Lattig’s most memorable assignment isn’t a big one. He represented the creditors in the bankruptcy of a chain of convenience stores based in Richmond, VA. After three months in bankruptcy, the debtor’s financial advisor went to the court and disclosed that all financial information provided by the debtor had been fraudulent and the principal of the company had been funneling money to Pakistan as a member of the Taliban. The advisor added that the individual owned his own plane and would be flying back to Pakistan that day. “We took over the operation of the convenience stores and ended up doing a lot of work to restructure them, and sold them to somebody in order to pay the creditors,” Lattig said.
One other interesting case entailed representing the creditors in the bankruptcy of Chrysler. Unlike most of the assignments Lattig had, the bankruptcy only lasted 63 days. “I spent almost every one of those 63 days in court because the federal government was running the case, and that’s where all the action was. The people that I wanted to get information from were always there, too,” Lattig explains.
Lattig’s industry wisdom in the restructuring world as well as his keen understanding of the inner workings of companies came early, in his 20s, first as a “loan guy” at GE Capital and then as a buy-side M&A professional at Figgie International. “In the six years that I worked there, we bought 40 companies in many businesses. I bought a thermometer company, a casket company, a sporting goods retailer, a custom golf club maker, a sportswear maker and a guard service. [Figgie] wound down and ended up in a bankruptcy years later, but the point was I had the opportunity as a very young business guy to see a lot of businesses and the ways that they operated.”
He went on to become the CFO of a high technology company for 11 years until the company was eventually sold, and his position was eliminated. “One of my auditors suggested to me that I should go into the restructuring business. He says, ‘You’ve taken a restructuring charge every quarter, you should be an expert.’ So I went to KPMG, and I met a guy named Ralph Tuliano, and Ralph and I had similar philosophies.”
The two teamed up in 2004 to acquire the corporate recovery practice of KPMG, which had spun off of most of its consulting practices as a result of the Sarbanes-Oxley Act, and form Mesirow Financial Consulting. They’ve been together for 15 years now, with Tuliano as CEO and Lattig as president.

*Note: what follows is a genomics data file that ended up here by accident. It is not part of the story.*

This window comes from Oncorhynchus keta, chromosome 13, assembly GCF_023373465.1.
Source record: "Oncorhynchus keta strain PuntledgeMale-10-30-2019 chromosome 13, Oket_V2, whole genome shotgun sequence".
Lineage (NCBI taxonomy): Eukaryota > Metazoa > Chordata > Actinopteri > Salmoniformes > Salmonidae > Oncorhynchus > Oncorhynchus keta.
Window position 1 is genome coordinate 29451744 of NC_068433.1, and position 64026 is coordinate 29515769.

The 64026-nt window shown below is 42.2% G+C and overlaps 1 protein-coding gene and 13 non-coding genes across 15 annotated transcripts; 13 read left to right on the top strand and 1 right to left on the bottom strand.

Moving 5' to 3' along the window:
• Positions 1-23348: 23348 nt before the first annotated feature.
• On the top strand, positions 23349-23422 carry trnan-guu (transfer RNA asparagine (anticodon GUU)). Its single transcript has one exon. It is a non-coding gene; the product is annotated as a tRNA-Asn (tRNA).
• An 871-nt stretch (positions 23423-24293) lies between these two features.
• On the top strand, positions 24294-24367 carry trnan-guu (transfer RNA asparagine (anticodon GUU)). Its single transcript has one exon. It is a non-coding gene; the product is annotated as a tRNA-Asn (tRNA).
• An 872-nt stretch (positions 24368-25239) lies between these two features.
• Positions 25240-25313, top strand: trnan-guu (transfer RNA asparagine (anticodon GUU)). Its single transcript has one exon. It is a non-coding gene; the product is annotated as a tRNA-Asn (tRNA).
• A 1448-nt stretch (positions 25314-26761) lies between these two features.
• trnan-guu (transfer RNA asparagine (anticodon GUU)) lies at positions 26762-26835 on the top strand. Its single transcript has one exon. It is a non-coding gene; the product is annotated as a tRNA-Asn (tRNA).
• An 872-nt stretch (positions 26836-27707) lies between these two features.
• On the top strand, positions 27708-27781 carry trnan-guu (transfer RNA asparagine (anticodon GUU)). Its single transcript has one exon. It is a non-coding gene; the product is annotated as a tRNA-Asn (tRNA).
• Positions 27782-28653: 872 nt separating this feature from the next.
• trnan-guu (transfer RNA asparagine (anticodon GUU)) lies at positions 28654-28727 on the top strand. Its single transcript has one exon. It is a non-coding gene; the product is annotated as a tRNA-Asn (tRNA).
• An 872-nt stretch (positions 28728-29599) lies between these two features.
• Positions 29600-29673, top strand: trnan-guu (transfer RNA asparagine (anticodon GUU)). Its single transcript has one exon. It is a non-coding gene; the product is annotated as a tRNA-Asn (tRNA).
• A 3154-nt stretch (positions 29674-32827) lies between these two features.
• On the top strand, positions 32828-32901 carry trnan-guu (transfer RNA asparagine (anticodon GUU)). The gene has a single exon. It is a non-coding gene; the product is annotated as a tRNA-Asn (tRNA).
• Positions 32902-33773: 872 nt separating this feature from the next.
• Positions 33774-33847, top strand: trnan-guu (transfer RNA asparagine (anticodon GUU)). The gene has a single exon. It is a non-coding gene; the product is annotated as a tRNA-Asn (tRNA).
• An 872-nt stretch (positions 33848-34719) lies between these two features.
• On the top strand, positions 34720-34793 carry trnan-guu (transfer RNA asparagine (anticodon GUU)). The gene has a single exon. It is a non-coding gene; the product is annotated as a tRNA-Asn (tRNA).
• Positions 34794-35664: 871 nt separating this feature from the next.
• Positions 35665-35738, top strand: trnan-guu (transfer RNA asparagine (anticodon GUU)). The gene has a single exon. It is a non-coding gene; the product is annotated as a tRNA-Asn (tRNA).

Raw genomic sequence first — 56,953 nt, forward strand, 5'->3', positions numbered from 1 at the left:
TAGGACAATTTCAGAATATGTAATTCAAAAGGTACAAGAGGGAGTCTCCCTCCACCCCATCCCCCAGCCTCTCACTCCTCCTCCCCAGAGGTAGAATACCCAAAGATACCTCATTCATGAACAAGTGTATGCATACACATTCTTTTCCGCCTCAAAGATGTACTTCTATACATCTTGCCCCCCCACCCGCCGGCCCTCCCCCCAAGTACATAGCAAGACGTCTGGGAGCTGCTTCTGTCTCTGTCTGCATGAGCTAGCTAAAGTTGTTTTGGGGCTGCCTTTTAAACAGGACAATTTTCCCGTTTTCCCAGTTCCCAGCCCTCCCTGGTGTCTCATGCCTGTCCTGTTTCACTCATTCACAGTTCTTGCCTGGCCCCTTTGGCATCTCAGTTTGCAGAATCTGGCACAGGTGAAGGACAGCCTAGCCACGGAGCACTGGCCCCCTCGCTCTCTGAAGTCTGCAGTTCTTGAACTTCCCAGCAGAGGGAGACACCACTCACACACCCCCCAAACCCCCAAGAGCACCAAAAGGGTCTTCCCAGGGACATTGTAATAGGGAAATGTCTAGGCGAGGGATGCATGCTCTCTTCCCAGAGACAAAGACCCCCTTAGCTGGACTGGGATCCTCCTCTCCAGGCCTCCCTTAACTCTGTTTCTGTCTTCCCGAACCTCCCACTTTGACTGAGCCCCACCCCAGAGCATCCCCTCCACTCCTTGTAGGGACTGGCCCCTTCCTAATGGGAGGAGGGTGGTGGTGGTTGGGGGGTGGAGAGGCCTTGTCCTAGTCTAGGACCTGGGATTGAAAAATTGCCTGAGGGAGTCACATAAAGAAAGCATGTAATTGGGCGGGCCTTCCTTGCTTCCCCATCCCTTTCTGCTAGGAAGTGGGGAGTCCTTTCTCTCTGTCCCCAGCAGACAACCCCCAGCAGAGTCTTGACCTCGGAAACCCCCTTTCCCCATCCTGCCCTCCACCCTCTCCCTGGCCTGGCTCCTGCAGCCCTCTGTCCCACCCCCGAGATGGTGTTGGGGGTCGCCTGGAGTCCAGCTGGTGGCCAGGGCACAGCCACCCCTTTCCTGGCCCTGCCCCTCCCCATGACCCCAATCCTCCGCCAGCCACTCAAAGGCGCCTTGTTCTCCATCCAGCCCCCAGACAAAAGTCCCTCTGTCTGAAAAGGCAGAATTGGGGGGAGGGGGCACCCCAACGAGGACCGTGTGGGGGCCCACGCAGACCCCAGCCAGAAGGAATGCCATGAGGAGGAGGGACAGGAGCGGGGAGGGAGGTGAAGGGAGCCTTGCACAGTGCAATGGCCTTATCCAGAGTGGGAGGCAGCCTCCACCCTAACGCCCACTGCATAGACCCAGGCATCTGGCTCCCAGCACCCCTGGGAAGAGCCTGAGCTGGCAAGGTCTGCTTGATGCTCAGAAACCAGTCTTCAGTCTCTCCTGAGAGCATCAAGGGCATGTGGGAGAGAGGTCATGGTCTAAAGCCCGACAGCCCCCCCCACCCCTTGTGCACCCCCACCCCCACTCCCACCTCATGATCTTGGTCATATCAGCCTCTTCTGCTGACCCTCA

When Lattig first entered the turnaround space, he would typically be one of two candidates vying for a project. He’s now one of a dozen trying to win a case. He believes the competitiveness has hurt the industry. “Like any business, when you increase the number of competitors, there are less factors to compete on; the intrinsic factors become less important, and the price factors become more important. And price factors are shallow driven. You get what you pay for, especially in this business. There are companies that charge very low rates on an hourly basis so they can get a number of assignments. That spreads their resources too thin, in my opinion.”
As to what is heating up the competition, Lattig says one major factor is the evolution of players in the space from primarily accounting firms representing creditors to investment bankers to financial advisory firms, which Lattig defines as “anyone who’s ever picked up a pencil.” When asked if a decrease in total commercial bankruptcy filings is to blame, the turnaround veteran points out that some bankruptcy statistics can be misleading. He believes the number of cases with assets over $100 million are significantly lower because the debtors are borrowing more money. Lattig maintains a sense of humor about the increasing pressure. Enjoying a cigar outside of his home in Dallas, he quips: “If you want to include a line at the end of this that says send business to this guy, I would appreciate that.”
While some members of the turnaround field may view today’s excess of liquidity as positive, Lattig sees it as negative, since it tempts advisors to add more debt in a distressed situation. “At the heart of my turnaround abilities is the desire to transform the company, not the amount of debt it has. I’m not a proponent of, ‘You need $50 million to go forward or you get a lousy business.’ I’m a big proponent of, ‘Let’s fix the business and then worry about what we need.’ I think it’s a huge challenge to not take the easy way out.”
The other hurdle Lattig sees is resistance to the cost of filing a bankruptcy and associated expense of hiring a high-quality turnaround professional, as evidenced by an increase in pre-packaged bankruptcies. Though he believes fees should be in scale, company leaders need to consider what they are getting for their money. If a turnaround advisor is simply offering to secure additional dollars to keep the operation buoyant for the short-term, Lattig says debtors are not getting value for their investment. But if the advisor is suggesting fundamental changes to a business to make it stronger and more sustainable then the price should be relative — a point which Lattig believes it’s incumbent upon turnaround advisors to convey through marketing. “I don’t think many people think of that any more. And it’s our job to make people look at that.”
1. AMR Corporation. Wikipedia. Available at: http://en.wikipedia.org/wiki/AMR_Corporation (Last accessed on August 25, 2014).↩
2. Patriot Coal. Wikipedia. Available at: http://en.wikipedia.org/wiki/Patriot_Coal (Last accessed on August 26, 2014).↩
3. Barclays, Deutsche Said to Arrange Patriot Coal’s Exit Financing. abfjournal: Available at: https://www.abfjournal.com/dailynews/barclays-deutsche-to-finance-patriot-coals-approved-ch-11-exit/ (Last accessed August 26, 2014).↩
Jill Hoffman is editor of ABF Journal.